AbstractDuring cancer progression, tight junctions behave as mechanical restraints by anchoring malignant cells to their neighbours thereby inhibiting the metastatic development of primary tumours. Tight junctions not only behave as cell-cell junctional barriers but active participants in cell signalling pathways regulating cell proliferation, polarity, and differentiation.
The increased and decreased expression of the tight junctional protein claudin-1 has been associated with higher tumour grades and lower survival rates in hepatocellular carcinoma. Despite these observations, little is known about how claudin-1 influences the molecular mechanisms involved in the initiation and progression of the disease. By overexpressing and silencing claudin-1 in the HepG2 hepatocellular carcinoma cell line, we have demonstrated that the aberrant expression of claudin-1 induces an invasive phenotype with increased migratory capacity that is consistent with the observational evidence published in the literature.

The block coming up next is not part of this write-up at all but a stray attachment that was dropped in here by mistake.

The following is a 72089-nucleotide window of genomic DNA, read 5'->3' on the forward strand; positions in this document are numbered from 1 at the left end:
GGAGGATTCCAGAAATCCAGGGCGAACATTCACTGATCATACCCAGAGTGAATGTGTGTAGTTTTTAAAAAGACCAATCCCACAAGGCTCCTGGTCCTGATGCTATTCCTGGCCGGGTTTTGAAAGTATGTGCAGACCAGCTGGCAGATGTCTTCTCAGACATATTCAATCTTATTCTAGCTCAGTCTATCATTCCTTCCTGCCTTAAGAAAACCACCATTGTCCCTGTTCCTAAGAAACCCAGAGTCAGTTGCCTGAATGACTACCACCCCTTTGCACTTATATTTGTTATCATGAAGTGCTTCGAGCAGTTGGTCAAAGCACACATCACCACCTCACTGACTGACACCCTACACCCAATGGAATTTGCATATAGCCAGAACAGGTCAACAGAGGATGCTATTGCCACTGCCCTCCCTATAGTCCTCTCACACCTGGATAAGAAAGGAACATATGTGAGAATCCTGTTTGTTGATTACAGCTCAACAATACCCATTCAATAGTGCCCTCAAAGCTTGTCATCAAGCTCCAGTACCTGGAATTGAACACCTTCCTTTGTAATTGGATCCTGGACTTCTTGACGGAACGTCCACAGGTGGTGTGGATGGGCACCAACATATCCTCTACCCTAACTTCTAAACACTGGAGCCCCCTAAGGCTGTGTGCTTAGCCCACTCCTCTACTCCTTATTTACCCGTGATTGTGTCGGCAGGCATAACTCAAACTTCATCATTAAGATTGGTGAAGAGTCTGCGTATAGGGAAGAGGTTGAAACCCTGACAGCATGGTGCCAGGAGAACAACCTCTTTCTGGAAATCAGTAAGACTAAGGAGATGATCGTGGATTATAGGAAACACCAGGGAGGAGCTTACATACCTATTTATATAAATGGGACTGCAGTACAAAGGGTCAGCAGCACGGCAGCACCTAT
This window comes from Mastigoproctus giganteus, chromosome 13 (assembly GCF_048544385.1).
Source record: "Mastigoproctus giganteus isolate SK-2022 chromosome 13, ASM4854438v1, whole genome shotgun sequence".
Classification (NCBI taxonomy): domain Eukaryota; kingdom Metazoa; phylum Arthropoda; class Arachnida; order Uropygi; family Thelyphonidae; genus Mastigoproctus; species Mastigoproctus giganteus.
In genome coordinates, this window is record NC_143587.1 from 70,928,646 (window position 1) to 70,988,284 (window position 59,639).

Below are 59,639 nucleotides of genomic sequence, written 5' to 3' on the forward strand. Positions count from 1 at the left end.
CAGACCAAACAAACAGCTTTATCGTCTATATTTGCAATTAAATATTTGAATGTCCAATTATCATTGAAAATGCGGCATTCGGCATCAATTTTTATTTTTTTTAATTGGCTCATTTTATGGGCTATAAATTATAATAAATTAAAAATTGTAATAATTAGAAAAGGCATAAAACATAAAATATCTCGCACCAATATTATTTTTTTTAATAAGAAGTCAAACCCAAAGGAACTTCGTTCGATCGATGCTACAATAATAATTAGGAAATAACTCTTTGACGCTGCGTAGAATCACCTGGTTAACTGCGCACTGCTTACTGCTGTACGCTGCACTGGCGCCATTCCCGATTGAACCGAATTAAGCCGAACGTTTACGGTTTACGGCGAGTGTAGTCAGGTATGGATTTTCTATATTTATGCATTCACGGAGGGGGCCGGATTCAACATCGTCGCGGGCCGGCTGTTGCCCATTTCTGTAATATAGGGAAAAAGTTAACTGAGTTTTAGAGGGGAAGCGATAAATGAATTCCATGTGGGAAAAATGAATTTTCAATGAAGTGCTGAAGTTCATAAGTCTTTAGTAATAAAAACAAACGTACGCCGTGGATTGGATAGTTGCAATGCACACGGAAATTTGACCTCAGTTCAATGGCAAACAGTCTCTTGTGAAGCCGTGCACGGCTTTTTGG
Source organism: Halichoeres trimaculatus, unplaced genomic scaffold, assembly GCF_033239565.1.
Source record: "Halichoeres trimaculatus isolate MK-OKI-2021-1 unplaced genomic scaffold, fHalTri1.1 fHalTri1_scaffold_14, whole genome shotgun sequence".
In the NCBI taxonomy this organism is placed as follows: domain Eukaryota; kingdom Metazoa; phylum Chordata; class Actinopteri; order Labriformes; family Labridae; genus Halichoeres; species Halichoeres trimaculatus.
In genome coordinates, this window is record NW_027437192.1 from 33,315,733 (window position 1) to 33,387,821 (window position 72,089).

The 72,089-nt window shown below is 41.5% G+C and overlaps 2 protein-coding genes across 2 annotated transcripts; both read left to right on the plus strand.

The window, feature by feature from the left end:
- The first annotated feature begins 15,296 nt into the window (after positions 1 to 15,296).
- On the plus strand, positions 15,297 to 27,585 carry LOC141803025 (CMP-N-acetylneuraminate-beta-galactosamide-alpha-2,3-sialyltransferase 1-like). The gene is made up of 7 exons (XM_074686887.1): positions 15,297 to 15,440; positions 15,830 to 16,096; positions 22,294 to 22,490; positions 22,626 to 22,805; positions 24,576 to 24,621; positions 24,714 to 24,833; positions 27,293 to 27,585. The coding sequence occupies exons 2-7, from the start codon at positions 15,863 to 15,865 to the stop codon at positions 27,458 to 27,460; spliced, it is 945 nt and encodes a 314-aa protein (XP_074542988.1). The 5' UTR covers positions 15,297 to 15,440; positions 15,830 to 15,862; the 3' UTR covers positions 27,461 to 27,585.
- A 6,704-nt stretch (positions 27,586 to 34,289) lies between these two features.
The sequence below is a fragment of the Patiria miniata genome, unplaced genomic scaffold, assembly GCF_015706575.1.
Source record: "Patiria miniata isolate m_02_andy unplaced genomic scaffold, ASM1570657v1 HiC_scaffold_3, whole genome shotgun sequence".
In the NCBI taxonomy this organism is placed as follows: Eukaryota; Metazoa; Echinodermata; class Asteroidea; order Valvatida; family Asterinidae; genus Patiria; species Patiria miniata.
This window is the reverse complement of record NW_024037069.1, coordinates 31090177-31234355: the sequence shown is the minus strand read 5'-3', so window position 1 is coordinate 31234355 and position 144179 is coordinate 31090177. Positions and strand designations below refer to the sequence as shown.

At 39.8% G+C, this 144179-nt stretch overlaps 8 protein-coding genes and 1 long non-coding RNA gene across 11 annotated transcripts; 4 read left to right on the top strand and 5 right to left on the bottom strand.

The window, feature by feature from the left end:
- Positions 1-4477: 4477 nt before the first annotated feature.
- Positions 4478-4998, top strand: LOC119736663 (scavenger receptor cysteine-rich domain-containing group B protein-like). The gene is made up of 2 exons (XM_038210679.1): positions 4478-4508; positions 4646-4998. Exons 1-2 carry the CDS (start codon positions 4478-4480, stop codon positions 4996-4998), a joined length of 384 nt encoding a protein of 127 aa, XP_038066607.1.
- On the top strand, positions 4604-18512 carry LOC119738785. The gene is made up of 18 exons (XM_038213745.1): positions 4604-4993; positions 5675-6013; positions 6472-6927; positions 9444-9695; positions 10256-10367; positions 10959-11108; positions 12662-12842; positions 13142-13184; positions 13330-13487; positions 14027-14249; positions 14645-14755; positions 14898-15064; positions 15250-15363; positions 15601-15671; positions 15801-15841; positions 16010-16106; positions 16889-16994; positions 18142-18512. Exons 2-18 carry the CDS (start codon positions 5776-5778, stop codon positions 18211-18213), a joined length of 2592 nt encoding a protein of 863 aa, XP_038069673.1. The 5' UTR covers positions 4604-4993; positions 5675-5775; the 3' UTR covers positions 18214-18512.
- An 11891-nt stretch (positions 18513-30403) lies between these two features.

Overexpression of claudin-1 in the HepG2 cell line resulted in an increase in the mRNA levels of mesenchymal and tumour metastasis genes such as vimentin, MMP -2, -9 and 13, SNAIL, SLUG, TWIST, and ZEB1/2. Furthermore, a significant decrease in the mRNA levels of epithelial markers E-cadherin, cytokeratin-7, -14, -19 and miR-200a, b, c was also observed in these cells. Silencing of claudin-1 in HepG2 cells resulted in increased mRNA expression of vimentin, N-cadherin, MMP -2, -9, and -13, FOXC2, TWIST, and ZEB2. These cells also displayed increased mRNA levels of stem cell markers CD44, CK19, NOTCH, and JAGGED. The classical downregulation of epithelial markers combined with the upregulation of mesenchymal markers provide evidence that aberrant expression of claudin-1 induces EMT in these cells.
|Date of Award||22 Mar 2019|
|Supervisor||Afthab Hussain (Supervisor), Christopher Mee (Supervisor) & Elaine Green (Supervisor)|